Below  several tips to get your card works for you.
1. Make Your Cards Accessible in Every Situation 
Never leave home without them! It's a great idea to keep a small box of your cards in your glove box, just in case you find yourself in a situation where you need more than you've carried in your pocket or purse. In addition to jacket pocket, you can tuck them away in briefcase, wallet and computer bag, just to make sure you never run out. 

2. Seek Situations to Pass Your Card 
There are many opportunities in which you can pass on your card to prospective contact  and friends  as well as referral sources you wish to develop. Some are obvious; others are not. Whenever you have a one-on-one meeting with someone new or someone you haven't seen for a while, give her/him your networking  card. At any occasions  and social events, be sure you have plenty of cards when you go in. These are good places to extend the reach of your network. 

Free printing card :

Monday, August 25, 2008

Tips for Improving Interpersonal skill

If you have trouble finding work although you have strong resume. Might be you need to step back and think about whether you need to improve your interpersonal skill.

Interpersonal skill were the most important communication skill for financial professional.

Interpersonal skills mean being able to interact with people effectively while also being able to be liked by them. If you have great interpersonal skill, it does help you differentiate yourself from the rest.

Helpful tips for improving your interpersonal skills:

Smile. Few people want to be around someone who is always down in the dumps. Do your best to be friendly and upbeat with your coworkers. Maintain a positive, cheerful attitude about work and about life. Smile often. The positive energy you radiate will draw others to you.

Pay attention to others. Observe what’s going on in other people’s lives. Acknowledge their happy milestones, and express concern and sympathy for difficult situations such as an illness or death.

Practice active listening. To actively listen is to demonstrate that you intend to hear and understand another’s point of view. Your coworkers will appreciate knowing that you really do listen to what they have to say.

Communicate clearly. Pay close attention to both what you say and how you say it. A clear and effective communicator avoids misunderstandings with coworkers, collegues, and associates. If you tend to blurt out anything that comes to mind, people won’t put much weight on your words or opinions.

Friday, August 8, 2008

THREE Cover letter secrets

Your cover letter might write well, but you still need some kind of secret thought to stand out from your competitor.

I will point out THREE secrets to add into your cover letter, which will catch your hiring manager.

  1. Create an eye-catching “Headline” written about your intention of the position they are looking for.

I would like to apply for [fill in job title here] and welcome for the interview opportunity.

  1. State your qualifications.

I am a quick learner, organized, and knowledgeable about [fill in their business type].

  1. State your enthusiasm at the end of cover letter.

I look forward to meeting you to discuss how I can contribute in your company. I fell confident I could be an asset to your company. I can be reached anytime on my cell phone: 555-123-5555.

Keep practice by using above secret keys on your cover letter and unlock an interview for the job you most desire. Good luck.

Monday, July 7, 2008

Want to improve your English skills?

Dear all,

I have been leaving in Canada since 2001 (7 years). As most of us understand the common issue immigrant face is language barrier. We come from different part of country where we do not speak English at all, or probably we had gained little English knowledge from school.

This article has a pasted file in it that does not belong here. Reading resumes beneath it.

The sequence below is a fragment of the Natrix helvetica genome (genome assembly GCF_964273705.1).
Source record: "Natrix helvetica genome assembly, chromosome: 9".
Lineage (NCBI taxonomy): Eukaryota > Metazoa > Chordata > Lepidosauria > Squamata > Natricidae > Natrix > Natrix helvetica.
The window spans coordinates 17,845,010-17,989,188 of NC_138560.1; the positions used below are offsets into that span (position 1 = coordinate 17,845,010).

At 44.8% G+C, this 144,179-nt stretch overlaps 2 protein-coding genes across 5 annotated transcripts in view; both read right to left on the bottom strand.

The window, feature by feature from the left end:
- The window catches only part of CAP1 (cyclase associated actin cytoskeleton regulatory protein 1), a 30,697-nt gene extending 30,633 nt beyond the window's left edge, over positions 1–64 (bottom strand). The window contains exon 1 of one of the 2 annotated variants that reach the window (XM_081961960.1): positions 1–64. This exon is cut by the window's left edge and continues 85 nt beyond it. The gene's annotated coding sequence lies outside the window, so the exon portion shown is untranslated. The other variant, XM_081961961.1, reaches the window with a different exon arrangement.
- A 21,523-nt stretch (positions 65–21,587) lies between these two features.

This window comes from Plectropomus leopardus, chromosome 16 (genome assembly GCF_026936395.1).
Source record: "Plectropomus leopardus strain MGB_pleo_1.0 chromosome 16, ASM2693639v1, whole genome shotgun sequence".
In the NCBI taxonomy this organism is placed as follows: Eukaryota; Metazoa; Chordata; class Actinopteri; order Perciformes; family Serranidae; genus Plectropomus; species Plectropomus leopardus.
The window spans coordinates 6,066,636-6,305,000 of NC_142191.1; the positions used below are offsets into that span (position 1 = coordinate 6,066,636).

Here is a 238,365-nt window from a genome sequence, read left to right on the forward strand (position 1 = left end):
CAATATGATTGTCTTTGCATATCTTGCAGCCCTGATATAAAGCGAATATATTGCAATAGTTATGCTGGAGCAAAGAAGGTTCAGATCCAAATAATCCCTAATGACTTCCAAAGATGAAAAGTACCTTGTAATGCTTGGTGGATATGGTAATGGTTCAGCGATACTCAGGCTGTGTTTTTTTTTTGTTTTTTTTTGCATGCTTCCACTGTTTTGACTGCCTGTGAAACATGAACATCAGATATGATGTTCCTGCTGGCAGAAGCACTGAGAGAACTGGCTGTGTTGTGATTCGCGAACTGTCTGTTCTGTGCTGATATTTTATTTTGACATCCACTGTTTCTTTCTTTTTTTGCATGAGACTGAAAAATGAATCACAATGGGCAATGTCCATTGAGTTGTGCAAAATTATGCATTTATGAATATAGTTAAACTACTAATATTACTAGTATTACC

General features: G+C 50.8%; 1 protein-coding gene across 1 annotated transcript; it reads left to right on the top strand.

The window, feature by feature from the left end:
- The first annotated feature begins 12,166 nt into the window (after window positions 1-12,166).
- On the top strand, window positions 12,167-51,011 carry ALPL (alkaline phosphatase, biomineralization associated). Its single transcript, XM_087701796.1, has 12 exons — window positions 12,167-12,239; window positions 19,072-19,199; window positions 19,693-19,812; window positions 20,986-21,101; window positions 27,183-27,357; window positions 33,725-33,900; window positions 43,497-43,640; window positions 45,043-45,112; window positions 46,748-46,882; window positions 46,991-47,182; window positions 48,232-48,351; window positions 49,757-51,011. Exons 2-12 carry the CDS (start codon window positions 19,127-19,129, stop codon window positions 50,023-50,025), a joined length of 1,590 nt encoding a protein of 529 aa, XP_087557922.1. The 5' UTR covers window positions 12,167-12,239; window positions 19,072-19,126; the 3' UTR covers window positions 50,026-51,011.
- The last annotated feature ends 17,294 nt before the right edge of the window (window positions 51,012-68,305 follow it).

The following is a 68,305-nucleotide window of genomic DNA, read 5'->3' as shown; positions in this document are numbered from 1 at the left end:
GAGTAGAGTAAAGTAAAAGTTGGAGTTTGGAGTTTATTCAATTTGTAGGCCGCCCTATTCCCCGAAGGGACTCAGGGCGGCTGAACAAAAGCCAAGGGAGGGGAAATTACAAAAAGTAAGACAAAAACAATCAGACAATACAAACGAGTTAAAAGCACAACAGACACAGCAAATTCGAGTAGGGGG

I still recall in 2001 when I arrived and made appointment with recruiter at downtown Toronto. I was so excited that I could meet and discuss about my skill at that time. But, unfortunately they give me an advice to polish my English first. Well, that’s true and know I am really thanks to their advice because I realize that if we keep trying to improve our English pronunciation I believe it can be really help us during job interview.

I went to ESL workshop, join coop class, and make use of “Employment Resource Centre” whenever I had free time.

Find below sites that might be useful for you:
I like the part where I can play the audio file so I can listen clearly how they pronounce the word or sentence, and the good thing is it’s FREE. But probably you got to pay for advanced services.
This site provides many options to improve our English skills such as: Learning Skills, Grammar, vocabulary, Listening, Speaking, Reading, Writing
WordWeb is a one-click English thesaurus and dictionary for Windows that can look up words from in almost any program. It works off-line, but can also look up words in web references such as the Wikipedia encyclopedia.

You can download wordweb and install at your PC. It’s free and really helpful.
I have been using this s/w for years.

If you found any website that can help us to improve our communication. Please do not hesitate to post it here, or you can always contact me at :

Let’s make use of newcomer canada blogger as our practice place where we can share our experience, teach each other, and help each other to get close to his/her dream job.

Happy reading.

Wednesday, June 4, 2008

Continuing Education

Have you heard about "Continuing Education"? (Con Ed)

It’s been a hot topic this spring and I think we need to dig out a bit more what is Con Ed and does it suitable to newcomers?

Con Ed is Courses, programs, or organized learning experiences usually taken after a degree is obtained to enhance personal or professional goals.

The length of a summer Con Ed course varies. It could be as short as 3-4 hours or as long as a month or more in class. Tuition fees also differ. Checking online is the best way to find start dates and class hours.

Con Ed courses offered in Toronto:

Monday, May 26, 2008

Unemployment gap growing

Statistics Canada yesterday reported a rising tide in employment in 2007 has failed to carry recent immigrants with it. And the picture is worse in 2007 than in 2006, particularly in the GTA.

Employment among all working-age immigrants rose slightly across Canada, thanks to a boom in employment for immigrants in Quebec and Alberta and stronger results for established immigrants.

In Ontario, the unemployment rate for immigrants rose slightly to 6.8 per cent in 2007 while the rate for Canadian-born workers stayed the same at 4.4 per cent. For immigrants who have arrived in Ontario in the last five years, the rate is 11.9 per cent; in Toronto it’s 12.7.